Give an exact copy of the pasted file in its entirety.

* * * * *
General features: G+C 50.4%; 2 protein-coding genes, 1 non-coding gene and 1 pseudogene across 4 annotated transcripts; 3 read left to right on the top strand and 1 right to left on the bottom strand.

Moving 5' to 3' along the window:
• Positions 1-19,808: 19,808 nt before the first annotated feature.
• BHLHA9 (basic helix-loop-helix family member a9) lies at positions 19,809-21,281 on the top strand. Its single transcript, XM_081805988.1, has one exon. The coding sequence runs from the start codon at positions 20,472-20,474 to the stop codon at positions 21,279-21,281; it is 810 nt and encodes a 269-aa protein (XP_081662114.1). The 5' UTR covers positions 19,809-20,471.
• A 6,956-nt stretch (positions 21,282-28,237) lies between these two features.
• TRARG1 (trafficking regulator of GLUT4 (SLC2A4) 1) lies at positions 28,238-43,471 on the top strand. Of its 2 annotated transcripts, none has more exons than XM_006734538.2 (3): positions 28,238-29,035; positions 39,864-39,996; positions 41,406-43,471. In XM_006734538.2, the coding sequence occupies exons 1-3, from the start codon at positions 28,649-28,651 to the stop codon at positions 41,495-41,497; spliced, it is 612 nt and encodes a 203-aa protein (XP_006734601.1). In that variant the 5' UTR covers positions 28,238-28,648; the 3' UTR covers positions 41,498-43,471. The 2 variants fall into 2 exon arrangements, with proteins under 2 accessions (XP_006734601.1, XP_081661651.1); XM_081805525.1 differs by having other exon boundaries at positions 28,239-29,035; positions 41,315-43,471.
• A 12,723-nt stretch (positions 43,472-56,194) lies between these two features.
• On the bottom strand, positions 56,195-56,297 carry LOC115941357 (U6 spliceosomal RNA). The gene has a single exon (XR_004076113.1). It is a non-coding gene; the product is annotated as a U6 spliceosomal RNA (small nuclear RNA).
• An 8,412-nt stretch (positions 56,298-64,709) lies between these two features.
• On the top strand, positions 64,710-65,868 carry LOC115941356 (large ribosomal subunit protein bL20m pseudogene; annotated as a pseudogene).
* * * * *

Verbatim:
General features: G+C 50.4%; 2 protein-coding genes, 1 non-coding gene and 1 pseudogene across 4 annotated transcripts; 3 read left to right on the top strand and 1 right to left on the bottom strand.

Moving 5' to 3' along the window:
• Positions 1-19,808: 19,808 nt before the first annotated feature.
• BHLHA9 (basic helix-loop-helix family member a9) lies at positions 19,809-21,281 on the top strand. Its single transcript, XM_081805988.1, has one exon. The coding sequence runs from the start codon at positions 20,472-20,474 to the stop codon at positions 21,279-21,281; it is 810 nt and encodes a 269-aa protein (XP_081662114.1). The 5' UTR covers positions 19,809-20,471.
• A 6,956-nt stretch (positions 21,282-28,237) lies between these two features.
• TRARG1 (trafficking regulator of GLUT4 (SLC2A4) 1) lies at positions 28,238-43,471 on the top strand. Of its 2 annotated transcripts, none has more exons than XM_006734538.2 (3): positions 28,238-29,035; positions 39,864-39,996; positions 41,406-43,471. In XM_006734538.2, the coding sequence occupies exons 1-3, from the start codon at positions 28,649-28,651 to the stop codon at positions 41,495-41,497; spliced, it is 612 nt and encodes a 203-aa protein (XP_006734601.1). In that variant the 5' UTR covers positions 28,238-28,648; the 3' UTR covers positions 41,498-43,471. The 2 variants fall into 2 exon arrangements, with proteins under 2 accessions (XP_006734601.1, XP_081661651.1); XM_081805525.1 differs by having other exon boundaries at positions 28,239-29,035; positions 41,315-43,471.
• A 12,723-nt stretch (positions 43,472-56,194) lies between these two features.
• On the bottom strand, positions 56,195-56,297 carry LOC115941357 (U6 spliceosomal RNA). The gene has a single exon (XR_004076113.1). It is a non-coding gene; the product is annotated as a U6 spliceosomal RNA (small nuclear RNA).
• An 8,412-nt stretch (positions 56,298-64,709) lies between these two features.
• On the top strand, positions 64,710-65,868 carry LOC115941356 (large ribosomal subunit protein bL20m pseudogene; annotated as a pseudogene).